They remain dormant in winter.
So, if your plant faces transplant shock, it won’t recover.
It can further give rise to other crises.
If you just want to shift the plant from one pot to another without changing the soil or disturbing its roots or growth, you can do it at any time of the month.
Though you can re-pot them in the summer and fall, it is better to do it in the spring.
Spring is the best time.
Winter has just finished, and the plants are just out of hibernation.
They will thrive with all their energy.
Repotting in such conditions can boost their growth and quickly recover from transplant shock.
Also read: Are Hens And Chicks Annual Or Perennial?
How often should I repot Hens and chicks?
The young plants grow vigorously, so they will need repotting frequently.
Check if the roots are growing out of potholes.
After planting hens and chicks, they will be mature within a couple of months.
They are fast-growing succulents.
When the temperature rises above 58°F, they will produce chicks.
That is why hens and chicks should be repotted every year.
With repotting, they will get more space to grow more and multiply more.
If you don’t repot, the offsets will grow closer, smaller and the container will start cracking.
Sometimes, the offsets will come out of the container and hang out.
Such repotting frequency during root rot is not possible.
Repotting due to root rot is a kind of urgency.
If this happens, don’t wait for the growing season or completion of one year.
Do it as soon as possible.
What kind of soil is suitable for Hens and chicks?
The only essential factor about the soil for hens and chicks is drainage.
The soil must be well-drained and don’t need to be rich in nutrients.
Hens and chicks produce auxins to stimulate their growth.
One of the best soil mixes for potted hens and chicks is commercial cactus and succulent potting soil mix.
It contains perlite and pumice that improve drainage to a great extent.
If you want to make your potting mix, below are some recommendations:
Try any of the above for the hens and chicks for good drainage.
What is the suitable planter for repotting Hens and chicks?
Three things need consideration when it comes to selecting an ideal pot for these succulents:
- Drainage holes
The size of the container should be only 1-2 inches bigger than the current one.
Hens and chicks don’t require too big or deep pots.
A too-big pot will need more soil.
When watered, it will take a long time to dry completely.
It can cause overwatering and root rot.
Also, don’t use a too deep container.
Hens and chicks have shallow roots, so a shallow container helps spread the roots.
If you always overwater your plants, use terracotta pots.
They can absorb the moisture quickly and keep your plant dry.
It can save your plant from overwatering.
A drainage hole is a must. The water will remain still in the pot and soil without the hole.
In such conditions, the roots will stay wet for a long time and eventually begin to rot.
Make sure your pot has it. Otherwise, drill it yourself.
How to repot Hens and chicks? – Step-by-step guide
Repotting is not a difficult job. You must be a little careful about it.
Finally, let’s discuss the steps of repotting.
- Knife, gardening spade, or forks
- Soil mix and extra gravel
- The plant
Steps to repot Hens and chicks
Plan it a few days back if you want to repot hens and chicks.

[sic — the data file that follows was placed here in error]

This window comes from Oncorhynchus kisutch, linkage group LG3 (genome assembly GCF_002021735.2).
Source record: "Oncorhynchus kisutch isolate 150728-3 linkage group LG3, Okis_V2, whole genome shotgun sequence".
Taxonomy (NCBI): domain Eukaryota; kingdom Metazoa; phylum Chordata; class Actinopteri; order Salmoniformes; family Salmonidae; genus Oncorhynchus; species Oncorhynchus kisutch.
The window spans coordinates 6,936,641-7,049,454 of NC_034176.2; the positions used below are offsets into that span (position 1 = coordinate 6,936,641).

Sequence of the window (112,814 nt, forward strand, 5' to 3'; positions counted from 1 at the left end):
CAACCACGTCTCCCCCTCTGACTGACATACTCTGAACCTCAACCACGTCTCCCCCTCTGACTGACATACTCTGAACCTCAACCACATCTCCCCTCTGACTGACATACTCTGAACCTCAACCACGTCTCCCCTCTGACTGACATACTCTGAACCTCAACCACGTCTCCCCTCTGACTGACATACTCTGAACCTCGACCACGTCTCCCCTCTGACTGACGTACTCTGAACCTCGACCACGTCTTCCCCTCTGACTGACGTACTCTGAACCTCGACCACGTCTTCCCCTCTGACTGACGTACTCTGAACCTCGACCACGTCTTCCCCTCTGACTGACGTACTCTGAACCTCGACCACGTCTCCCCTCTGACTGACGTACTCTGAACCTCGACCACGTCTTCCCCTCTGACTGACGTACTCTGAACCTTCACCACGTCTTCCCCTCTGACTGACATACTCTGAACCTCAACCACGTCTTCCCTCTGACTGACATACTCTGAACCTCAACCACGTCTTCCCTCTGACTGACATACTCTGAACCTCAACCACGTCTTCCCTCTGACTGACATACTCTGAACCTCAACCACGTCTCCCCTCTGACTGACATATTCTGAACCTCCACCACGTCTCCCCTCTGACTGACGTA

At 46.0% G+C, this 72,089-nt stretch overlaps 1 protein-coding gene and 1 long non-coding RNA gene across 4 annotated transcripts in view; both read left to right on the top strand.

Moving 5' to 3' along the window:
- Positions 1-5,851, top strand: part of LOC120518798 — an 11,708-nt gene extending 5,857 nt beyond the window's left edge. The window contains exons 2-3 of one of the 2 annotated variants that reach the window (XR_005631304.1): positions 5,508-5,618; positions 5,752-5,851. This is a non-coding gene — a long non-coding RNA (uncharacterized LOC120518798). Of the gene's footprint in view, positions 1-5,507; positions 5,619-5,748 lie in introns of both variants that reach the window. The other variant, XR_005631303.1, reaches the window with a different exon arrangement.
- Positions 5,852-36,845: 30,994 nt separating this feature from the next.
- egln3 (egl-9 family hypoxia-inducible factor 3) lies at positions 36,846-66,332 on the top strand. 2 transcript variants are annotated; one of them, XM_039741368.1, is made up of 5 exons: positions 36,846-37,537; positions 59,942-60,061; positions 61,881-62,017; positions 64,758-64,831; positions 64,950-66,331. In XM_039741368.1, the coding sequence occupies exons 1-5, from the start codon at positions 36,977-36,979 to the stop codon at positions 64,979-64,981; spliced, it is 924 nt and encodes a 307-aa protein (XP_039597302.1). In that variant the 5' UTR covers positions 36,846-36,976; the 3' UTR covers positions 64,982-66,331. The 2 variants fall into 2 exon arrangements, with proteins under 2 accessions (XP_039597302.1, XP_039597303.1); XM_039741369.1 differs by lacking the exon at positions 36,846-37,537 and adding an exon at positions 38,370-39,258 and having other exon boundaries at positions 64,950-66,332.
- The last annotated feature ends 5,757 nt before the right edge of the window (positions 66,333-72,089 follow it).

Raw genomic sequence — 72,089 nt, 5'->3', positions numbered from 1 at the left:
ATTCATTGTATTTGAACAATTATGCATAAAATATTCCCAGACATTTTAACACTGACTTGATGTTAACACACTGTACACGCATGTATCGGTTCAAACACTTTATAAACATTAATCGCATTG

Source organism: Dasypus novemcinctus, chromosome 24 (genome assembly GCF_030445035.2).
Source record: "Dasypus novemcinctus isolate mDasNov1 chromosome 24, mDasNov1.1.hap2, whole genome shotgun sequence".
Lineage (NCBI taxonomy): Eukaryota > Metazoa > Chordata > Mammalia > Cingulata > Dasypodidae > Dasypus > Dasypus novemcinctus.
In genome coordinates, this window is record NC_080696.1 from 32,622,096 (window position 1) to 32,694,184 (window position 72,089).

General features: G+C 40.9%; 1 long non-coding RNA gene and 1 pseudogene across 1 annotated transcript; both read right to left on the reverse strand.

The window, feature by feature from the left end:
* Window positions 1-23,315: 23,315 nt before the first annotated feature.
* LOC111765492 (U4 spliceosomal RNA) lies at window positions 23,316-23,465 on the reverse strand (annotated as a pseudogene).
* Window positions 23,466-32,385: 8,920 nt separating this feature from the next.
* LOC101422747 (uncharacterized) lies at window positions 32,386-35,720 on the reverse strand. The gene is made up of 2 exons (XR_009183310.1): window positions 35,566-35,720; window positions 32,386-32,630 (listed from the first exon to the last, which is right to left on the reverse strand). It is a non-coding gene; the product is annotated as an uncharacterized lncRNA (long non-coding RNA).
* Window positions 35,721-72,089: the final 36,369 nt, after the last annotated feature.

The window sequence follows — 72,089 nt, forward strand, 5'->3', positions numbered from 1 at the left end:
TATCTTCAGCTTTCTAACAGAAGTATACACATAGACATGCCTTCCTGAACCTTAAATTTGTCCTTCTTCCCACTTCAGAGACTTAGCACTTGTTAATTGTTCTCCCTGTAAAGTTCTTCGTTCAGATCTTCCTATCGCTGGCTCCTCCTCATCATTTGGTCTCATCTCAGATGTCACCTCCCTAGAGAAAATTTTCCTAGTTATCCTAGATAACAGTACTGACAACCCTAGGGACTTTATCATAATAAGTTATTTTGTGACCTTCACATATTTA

Step 1: Let the whole soil get bone-dry. When the soil gets dry, apply water to the plant very well.
It will make taking the plant out easy.
Step 2: The next day, prepare yourself.
Tap the sides of the pot to loosen the soil.
If it is stubborn, take the help of a knife or gardening tools to loosen the soil. Make sure not to hurt the roots.
Step 3: Once the plant is out, remove the maximum dirt from the root portion.
Don’t wash the roots as you do with other plants.
Only use your hand to remove the maximum soil possible.
Step 4: Trim them if the roots have become mushy, black, and smelly.
Don’t worry. These succulents will develop roots again.
Step 5: Take the container and fill it half with the soil mix. Mix a little bit of water.
It helps the plant to get some moisture after settling.
If the soil mix is well-drained, it will drain the excess moisture.
Step 6: Place the plant in the middle. If there are roots, spread them properly.
Separate the chicks and plant them in separate pots.
Cover the root ball and surrounding area with the remaining soil mix and press well.
Step 7: Keep it in its previous location if it was doing well there.
Whether indoors or outdoors, go for directions like south or west for maximum sunlight.
For the young plants, shade them for 1-2weeks and then give them light.
Water after 2-3 days. Keep the soil slightly moist.
Repotting hens and chicks give them more space to grow faster and produce more young offsets. Another good advantage is that they get new soil which helps in good drainage, water flow, and ventilation.
Repot them every year to give them more space to grow and multiply. It also prevents the soil from turning compact. Repot during the springtime. But if root rot is the problem, re-pot immediately.
Choosing a porous material pot with drainage holes will help prevent excessive moisture. Within 2 weeks, the plant will begin to grow and multiply like before. Water the plant after 2 to 3 days, when the soil gets dry.
Should I fertilize after repotting?
Generally, hens and chicks don’t need feeding. But you can do it to increase their growth rate and offsets.
Don’t fertilize immediately after repotting.
Once the Hens and chicks get adjusted to the new environment, feed them slightly.
Use a mild, balanced fertilizer diluted to half the strength.
What will happen if I don’t repot them?
If the pot you have taken is big enough for the hens and chicks (it shouldn’t be too big), you don’t have to repot them every year.
When they deliver chicks, you can separate them from time to time.
It will automatically give them more space to grow and multiply.
However, you must repot them after a year or two to give them new soil. It can boost the growth of your Hens and chicks.